Vent Hoods

Vent hoods come in many styles. The key factor in choosing the right hood for your stove or cooktop is the heat output of the unit. Heat output is measured in BTUs (British Thermal Units). Vent hoods have a fan that pulls air to the outside of your home. The airflow capacity of a vent is measured by CFM (Cubic Feet per Minute). These two factors are used to identify vent hoods that will be effective. The Home Ventilation Institute recommends dividing the BTU rating of your stove or cooktop by 100 to determine the CFM needed. Across the country, building codes are increasingly demanding that a make-up air damper be installed if a hood operates over a certain CFM rating. These CFM values vary per state, and country, and may require additional expense in your project.

The Home Ventilation Institute also considers the width and placement of a range or cooktop in determining hood size. If the stove is placed against a wall, you should allow 100 CFM per linear foot of the range. A 30-inch or 36-inch range would require a vent rated at 300 CFM or greater. A cooktop on an island would require 150 CFM per linear foot. "Putting a focus on power and sizing can save a potential headache later down the road," states Rieman.


Photos of this Springdale, Ohio kitchen

Wall Ovens

Whether single or double, gas or electric, non-convection or convection; wall ovens overwhelmingly come in 27 and 30-inch widths, with some 24 inch models available for replacements or smaller spaces. Single wall ovens have a capacity that ranges from approximately 2.7-to-4.4 cubic feet, are 24 inches deep and 28 inches tall. Popular models of double ovens are 51-to-52 inches tall and 23-to-26 inches deep. There are also combinations available if you are restricted in the size of your kitchen and want to keep both units in the same oven cabinet. There are oven/microwave, oven/speed cook, and oven/steam/convection combinations that will all fit in a standard 24" deep oven cabinet, perfect for space efficiency.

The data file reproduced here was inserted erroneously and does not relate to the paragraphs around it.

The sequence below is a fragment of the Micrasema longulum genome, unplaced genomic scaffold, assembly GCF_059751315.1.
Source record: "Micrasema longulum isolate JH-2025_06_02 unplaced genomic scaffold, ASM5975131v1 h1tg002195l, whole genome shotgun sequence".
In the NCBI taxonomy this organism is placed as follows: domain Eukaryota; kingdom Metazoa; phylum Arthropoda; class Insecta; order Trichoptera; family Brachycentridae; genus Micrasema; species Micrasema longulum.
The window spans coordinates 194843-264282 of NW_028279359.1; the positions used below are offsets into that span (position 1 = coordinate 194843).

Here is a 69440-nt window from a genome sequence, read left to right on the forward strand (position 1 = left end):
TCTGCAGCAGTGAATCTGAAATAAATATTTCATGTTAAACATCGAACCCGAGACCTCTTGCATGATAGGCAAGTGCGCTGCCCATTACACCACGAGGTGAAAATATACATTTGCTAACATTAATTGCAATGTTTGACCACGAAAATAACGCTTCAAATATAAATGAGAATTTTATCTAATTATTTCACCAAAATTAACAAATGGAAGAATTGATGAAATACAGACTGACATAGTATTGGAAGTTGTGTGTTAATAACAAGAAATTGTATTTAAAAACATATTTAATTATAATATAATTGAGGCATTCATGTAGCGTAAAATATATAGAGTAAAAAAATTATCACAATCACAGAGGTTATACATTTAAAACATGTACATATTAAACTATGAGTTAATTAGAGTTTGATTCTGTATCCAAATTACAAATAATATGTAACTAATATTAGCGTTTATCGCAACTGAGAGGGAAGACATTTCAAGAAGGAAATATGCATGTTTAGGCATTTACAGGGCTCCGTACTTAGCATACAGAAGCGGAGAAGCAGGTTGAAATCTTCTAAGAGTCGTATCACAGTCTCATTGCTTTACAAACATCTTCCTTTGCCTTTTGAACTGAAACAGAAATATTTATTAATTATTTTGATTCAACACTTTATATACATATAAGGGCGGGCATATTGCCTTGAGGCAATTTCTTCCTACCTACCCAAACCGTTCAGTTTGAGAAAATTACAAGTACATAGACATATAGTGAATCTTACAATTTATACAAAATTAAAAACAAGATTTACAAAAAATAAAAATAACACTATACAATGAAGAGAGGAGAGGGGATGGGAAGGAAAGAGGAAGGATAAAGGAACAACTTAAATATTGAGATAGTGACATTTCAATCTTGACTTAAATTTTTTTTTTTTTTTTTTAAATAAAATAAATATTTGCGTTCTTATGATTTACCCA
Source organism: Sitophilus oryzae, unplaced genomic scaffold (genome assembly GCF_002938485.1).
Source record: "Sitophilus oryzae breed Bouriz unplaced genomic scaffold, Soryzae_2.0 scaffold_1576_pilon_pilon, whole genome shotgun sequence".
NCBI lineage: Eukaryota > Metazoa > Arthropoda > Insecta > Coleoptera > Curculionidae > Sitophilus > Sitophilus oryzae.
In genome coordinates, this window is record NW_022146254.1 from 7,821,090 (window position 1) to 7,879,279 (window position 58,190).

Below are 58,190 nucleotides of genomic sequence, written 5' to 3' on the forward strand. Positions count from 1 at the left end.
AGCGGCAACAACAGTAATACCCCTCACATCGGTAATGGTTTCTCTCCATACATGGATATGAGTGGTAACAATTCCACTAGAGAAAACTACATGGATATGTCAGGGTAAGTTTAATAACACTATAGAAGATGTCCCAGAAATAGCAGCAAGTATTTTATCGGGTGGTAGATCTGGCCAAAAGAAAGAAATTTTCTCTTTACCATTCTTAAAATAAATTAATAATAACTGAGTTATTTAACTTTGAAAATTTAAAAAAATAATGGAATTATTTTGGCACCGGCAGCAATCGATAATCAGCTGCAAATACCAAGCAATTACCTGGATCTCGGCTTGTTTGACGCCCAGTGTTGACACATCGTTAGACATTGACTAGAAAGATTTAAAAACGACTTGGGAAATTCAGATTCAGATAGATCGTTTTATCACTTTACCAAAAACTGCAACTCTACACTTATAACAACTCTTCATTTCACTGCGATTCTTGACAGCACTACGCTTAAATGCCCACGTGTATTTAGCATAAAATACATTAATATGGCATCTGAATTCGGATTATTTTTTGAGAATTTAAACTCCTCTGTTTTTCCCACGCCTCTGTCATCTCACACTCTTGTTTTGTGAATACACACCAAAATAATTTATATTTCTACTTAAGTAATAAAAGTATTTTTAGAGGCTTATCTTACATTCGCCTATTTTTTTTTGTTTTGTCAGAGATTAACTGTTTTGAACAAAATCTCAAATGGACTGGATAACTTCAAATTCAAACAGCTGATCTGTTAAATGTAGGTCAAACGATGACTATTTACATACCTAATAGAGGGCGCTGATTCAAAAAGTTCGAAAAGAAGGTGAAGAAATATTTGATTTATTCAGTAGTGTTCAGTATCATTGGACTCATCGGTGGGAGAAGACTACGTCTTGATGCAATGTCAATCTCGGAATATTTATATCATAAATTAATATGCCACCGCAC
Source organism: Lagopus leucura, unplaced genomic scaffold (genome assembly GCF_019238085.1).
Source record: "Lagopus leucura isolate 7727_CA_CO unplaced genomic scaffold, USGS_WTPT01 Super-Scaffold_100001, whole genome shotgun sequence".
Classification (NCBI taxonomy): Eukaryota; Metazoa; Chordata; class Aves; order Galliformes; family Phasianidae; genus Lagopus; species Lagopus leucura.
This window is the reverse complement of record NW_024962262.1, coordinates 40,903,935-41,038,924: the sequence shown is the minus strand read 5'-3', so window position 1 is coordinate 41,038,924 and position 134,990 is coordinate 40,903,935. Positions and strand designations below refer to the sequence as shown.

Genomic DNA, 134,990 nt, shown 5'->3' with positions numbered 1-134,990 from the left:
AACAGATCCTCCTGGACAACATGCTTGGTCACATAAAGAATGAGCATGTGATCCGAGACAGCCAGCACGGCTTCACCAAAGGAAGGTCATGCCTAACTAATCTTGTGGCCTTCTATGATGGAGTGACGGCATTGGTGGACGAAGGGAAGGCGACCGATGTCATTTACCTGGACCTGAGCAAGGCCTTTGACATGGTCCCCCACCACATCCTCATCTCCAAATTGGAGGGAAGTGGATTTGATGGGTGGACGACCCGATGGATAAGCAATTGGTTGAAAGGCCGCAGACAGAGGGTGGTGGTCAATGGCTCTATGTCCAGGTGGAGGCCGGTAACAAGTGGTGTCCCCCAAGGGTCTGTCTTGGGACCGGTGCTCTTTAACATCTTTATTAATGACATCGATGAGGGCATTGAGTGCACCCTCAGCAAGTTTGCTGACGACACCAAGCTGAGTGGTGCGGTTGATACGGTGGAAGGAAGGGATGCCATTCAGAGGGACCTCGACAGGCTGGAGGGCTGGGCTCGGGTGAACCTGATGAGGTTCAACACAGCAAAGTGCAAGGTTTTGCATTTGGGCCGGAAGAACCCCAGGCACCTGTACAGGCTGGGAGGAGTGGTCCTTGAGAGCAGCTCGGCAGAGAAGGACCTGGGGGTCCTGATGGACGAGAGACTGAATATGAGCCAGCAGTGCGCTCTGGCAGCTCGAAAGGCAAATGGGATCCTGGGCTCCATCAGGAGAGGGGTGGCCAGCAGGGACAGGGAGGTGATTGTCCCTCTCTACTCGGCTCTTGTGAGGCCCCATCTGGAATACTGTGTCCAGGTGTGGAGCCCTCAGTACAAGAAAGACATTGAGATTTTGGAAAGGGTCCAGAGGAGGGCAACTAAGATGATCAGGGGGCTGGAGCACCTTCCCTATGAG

Changes to this kitchen's efficiency was rearranging the appliance locations.

changes to the kitchen's efficiency was rearranging the appliance locations - See more at:
changes to the kitchen's efficiency was rearranging the appliance locations - See more at:, Ohio kitchen remodel rearranged appliances for efficiency.

Microwave Ovens

There are four basic models of microwave ovens, but many manufacturers offer units that combine microwave technology with other cooking techniques, giving you the ability to microwave, speed cook, and even convection bake.

  • Countertop. Countertop models range from 0.7-to-2 cubic feet in capacity, 17-to-24 inches in width, 10-to-14 inches in height and 12.5-to-20 inches in depth. If you will be converting a countertop model to a built-in, you will need a trim kit to install it correctly. This highly versatile configuration can be utilized in a number of designs.
  • Built-In. Built-in microwave ovens range from 1.1-to-2.0 cubic feet in capacity.  There are three width sizes: 24, 27 and 30 inches. Height ranges for 19-to-22 inches and depth 15-to-24 inches. Built-in models typically come with everything you need to install it properly, with the ability to install with a trim kit to match the dimensions of a wall oven below.
  • Over-the-Range. Over-the-range microwave ovens have a fan for venting. These microwave ovens are generally not as efficient as range hoods for ventilation, particularly not for a gas cooking surface with high heat output. Their capacity is 1.4-to-2 cubic feet, width ranges from 21-to-30 inches, depth 13-to-16 inches and height from 14-to-19 inches.